Burning the Midnight Oil: Using the Internet for Science Research
It's Thursday evening, almost midnight. Like many students, I have often worked late into the night writing a lab report or gathering data for a research proposal. Tonight is no exception. Since I work from my room and often burn the midnight oil long after the library has closed, the Internet has proven to be an invaluable resource. With a wealth of information at my fingertips even at midnight, I can gather genetic sequences and product data for enzymes, as well as investigate published studies. But the sheer volume of information can be daunting, especially for those who do not know where to start.
Where is the best place to start? I, of course, have my favorite sites, but that does not qualify me as an expert on all the available resources. Consequently, I decided to talk to some expert web researchers and attempt to determine which sites hold the most potential. Even after discussing the problem with friends and librarians, I have not come to any concrete conclusions, yet I did learn about many resources that even I, a frequent web-user, had not yet discovered. Here is just a sampling of what I found.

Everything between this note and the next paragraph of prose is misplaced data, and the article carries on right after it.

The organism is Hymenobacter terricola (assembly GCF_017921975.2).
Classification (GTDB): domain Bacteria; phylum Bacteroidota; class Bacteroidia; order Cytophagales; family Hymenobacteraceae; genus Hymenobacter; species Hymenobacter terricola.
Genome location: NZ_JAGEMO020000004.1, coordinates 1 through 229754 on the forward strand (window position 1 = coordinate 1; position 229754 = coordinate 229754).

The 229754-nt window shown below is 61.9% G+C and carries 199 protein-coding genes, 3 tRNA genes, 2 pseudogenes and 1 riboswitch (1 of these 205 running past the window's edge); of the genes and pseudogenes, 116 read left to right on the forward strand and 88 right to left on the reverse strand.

For general resources, ScienceDirect is my first choice. This site offers access to more than 1,200 of the most commonly-used academic journals, searchable back to 1967 and covering subjects as diverse as the physical and social sciences to business and management. If you are lucky enough to be part of an institution with a subscription to ScienceDirect, most articles are available in full text, ready to download and print from the web.
Furthermore, ScienceDirect's website is comprehensive and easy to use. The user can perform general topic, author, or title searches among all available documents, or narrow the search to a specific subject or year.
However, the site has two downfalls. One, as mentioned before, is the fact that a subscription is needed to access the site and search the journals. Although many colleges and universities subscribe to sites such as ScienceDirect, users may not be able to access the interface from their home computers.